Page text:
United States District Court, M.D. Florida, Orlando Division
ISSAC L. SMITH, Plaintiff,
JOHN DOE, et al., Defendants.
DALTON JR., United States District Judge
matter is before the Court pursuant to 28 U.S.C. §
1915A(a) for purposes of determining whether the complaint
should be dismissed because it fails to state a claim upon
which relief can be granted. For the reasons set forth below,
the complaint should be dismissed without prejudice.
Allegations in Complaint
Isaac Smith (“Smith”) commenced this civil rights
action against two unidentified police officers employed by
the Kissimmee Police Department. (Doc. 1 at 1, 3-4). Smith
claims the officers violated his rights under the First,
Fourth, Fifth, Eighth, and Fourteenth Amendments to the
United States Constitution. (Doc. 1 at 10). The factual
allegations supporting these claims can be summarized as
On April 30, 2015, Smith was walking on Brack Street in
Kissimmee, Florida when he saw a woman who owed him money. He
approached and asked when she intended to pay. The woman
screamed, took something out of her clothes and cut Smith,
who began to bleed profusely. The woman panicked and ran
away, but returned moments later, apologized and threw money
at Smith before again running away. (Doc. 1 at 5-6).
Smith screamed for help and a police car stopped. Smith asked
the two officers for assistance with respect to his injury
and tried to explain what happened. The officers placed Smith
in the back seat of their police car, turned off the engine
and rolled up the windows. The officers had already spoken
with the woman, who falsely claimed that Smith robbed her.
(Doc. 1 at 6).
The ambient temperature was in the high 80s and, as a result,
the interior of the police car became increasingly hotter.
Smith attempted to alert the officers to the situation by
screaming loudly and hitting the window, but they were
speaking with the woman who claimed to have been robbed.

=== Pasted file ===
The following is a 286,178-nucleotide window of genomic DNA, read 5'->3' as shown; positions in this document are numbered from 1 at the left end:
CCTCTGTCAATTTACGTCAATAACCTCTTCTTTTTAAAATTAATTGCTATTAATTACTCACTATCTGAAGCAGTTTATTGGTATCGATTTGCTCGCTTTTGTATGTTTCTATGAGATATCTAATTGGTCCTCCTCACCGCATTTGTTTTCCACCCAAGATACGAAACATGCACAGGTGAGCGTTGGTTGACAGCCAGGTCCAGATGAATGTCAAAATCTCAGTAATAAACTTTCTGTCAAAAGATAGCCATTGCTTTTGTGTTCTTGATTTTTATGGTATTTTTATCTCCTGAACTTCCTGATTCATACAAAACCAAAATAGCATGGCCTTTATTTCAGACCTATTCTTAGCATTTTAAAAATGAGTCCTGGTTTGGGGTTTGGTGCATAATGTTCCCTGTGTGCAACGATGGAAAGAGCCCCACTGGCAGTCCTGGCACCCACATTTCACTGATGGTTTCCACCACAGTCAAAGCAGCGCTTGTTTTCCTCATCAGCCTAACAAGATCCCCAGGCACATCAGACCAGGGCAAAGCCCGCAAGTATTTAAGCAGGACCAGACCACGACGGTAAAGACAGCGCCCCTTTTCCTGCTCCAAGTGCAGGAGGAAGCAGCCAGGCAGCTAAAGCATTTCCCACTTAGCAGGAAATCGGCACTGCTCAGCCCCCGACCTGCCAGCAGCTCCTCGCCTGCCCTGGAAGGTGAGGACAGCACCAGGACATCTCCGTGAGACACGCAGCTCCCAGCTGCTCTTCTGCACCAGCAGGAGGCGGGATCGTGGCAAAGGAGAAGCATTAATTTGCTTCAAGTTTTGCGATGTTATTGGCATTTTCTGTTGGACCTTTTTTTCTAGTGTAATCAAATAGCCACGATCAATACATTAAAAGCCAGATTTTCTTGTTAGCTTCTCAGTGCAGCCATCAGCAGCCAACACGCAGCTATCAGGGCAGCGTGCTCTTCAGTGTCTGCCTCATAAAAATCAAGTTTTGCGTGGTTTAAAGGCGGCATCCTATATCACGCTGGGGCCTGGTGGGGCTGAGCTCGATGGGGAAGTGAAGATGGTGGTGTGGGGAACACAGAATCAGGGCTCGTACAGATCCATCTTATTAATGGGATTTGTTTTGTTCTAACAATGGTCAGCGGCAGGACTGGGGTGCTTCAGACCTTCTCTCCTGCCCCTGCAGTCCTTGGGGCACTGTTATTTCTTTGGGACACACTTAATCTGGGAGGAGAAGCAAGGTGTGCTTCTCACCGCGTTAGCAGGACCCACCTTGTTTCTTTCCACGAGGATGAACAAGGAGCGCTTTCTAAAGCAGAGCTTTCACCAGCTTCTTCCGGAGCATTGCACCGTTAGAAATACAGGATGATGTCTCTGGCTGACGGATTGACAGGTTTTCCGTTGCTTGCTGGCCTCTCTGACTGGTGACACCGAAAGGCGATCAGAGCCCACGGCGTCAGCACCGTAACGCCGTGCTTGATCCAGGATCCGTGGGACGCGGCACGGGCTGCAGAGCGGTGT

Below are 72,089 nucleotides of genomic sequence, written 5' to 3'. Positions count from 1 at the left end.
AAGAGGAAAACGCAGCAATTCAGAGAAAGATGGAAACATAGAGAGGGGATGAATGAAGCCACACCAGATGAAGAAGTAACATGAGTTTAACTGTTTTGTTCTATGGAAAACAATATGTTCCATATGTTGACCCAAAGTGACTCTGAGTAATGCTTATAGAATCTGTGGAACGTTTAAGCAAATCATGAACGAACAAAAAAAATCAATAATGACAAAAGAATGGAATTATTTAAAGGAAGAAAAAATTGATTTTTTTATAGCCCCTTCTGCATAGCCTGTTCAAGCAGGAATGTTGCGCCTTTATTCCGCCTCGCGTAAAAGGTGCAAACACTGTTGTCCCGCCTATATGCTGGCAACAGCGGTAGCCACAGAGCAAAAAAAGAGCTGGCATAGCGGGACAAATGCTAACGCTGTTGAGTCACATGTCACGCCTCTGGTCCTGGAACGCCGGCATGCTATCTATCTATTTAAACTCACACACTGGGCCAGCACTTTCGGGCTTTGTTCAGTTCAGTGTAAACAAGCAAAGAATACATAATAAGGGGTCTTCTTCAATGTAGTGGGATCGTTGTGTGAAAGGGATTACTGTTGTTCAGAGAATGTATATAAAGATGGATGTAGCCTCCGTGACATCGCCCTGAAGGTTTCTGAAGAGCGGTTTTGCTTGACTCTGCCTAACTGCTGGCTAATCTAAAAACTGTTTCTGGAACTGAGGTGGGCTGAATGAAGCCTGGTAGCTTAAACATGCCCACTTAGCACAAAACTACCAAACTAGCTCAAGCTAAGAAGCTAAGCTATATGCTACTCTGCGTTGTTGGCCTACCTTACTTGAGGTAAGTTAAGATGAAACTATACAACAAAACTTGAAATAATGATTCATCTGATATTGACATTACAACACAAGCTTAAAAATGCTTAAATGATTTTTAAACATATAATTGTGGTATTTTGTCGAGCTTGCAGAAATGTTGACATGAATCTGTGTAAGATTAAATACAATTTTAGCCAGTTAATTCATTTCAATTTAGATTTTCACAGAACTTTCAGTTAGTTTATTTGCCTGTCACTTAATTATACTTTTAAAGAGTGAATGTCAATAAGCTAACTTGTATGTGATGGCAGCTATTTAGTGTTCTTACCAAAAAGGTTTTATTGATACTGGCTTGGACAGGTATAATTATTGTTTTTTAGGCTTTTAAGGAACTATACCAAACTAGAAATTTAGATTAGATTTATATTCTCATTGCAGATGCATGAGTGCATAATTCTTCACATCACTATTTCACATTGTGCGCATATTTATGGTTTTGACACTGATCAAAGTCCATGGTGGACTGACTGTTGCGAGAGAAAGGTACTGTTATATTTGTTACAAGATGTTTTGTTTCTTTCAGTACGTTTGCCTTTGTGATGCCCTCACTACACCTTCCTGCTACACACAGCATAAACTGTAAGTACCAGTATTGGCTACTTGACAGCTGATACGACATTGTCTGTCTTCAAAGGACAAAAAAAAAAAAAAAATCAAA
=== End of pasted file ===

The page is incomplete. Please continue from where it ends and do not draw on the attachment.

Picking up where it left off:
Smith became dizzy and eventually passed out. (Doc. 1 at
Smith was awakened by paramedics who used ammonia packets to
revive him. The paramedics told the officers,
“Don't you know better than to leave a person for
that long in a hot car with all the windows closed?”
They also told the officers, “We have to take him to
the hospital, look at all this blood.” The officers
responded, “He is faking, nothing is wrong with
him.” The paramedics replied, “This man passed
out in this hot police car, he didn't fake that, and this
is not fake blood, he's going to the hospital.”
Smith was in the police car for approximately 35-40 minutes.
(Doc. 1 at 7-8).
After being awakened, Smith asked the officers to interview
any witnesses to the underlying events who remained on Brack
Street. The officers refused. Instead, they informed Smith
that he was going to jail for robbery. Smith told the
officers he planned to file a complaint against them. (Doc. 1
Smith was taken to Osceola Regional Medical Center where he
was bandaged and given fluids. Afterward, he was booked on
robbery charges and released on bond. Smith was in jail for
“a few hours.” (Doc. 1 at 1, 7-9).
The State did not prosecute Smith in connection with this
mater. (Doc. 1 at 10).
contends he experienced physical distress, claustrophobia,
and suffocation, as well as mental anguish, emotional
distress and physical pain and suffering. Smith asks the
Court to award him compensatory and punitive damages totaling
$2.4 million. He also asks for nominal damages, a declaratory
judgment, and attorneys' fees and costs. (Doc. 1 at
8(a)(2) of the Federal Rules of Civil Procedure establishes
the standard for pleading in the federal system. It provides
that a complaint must contain a short and plain statement of
claim showing that the plaintiff is entitled to relief. Rule
12(b)(6), in turn, allows the defendant to challenge the
plaintiff's statement of claim and obtain dismissal when
the plaintiff would be unable to prevail at trial even if he
proved everything ...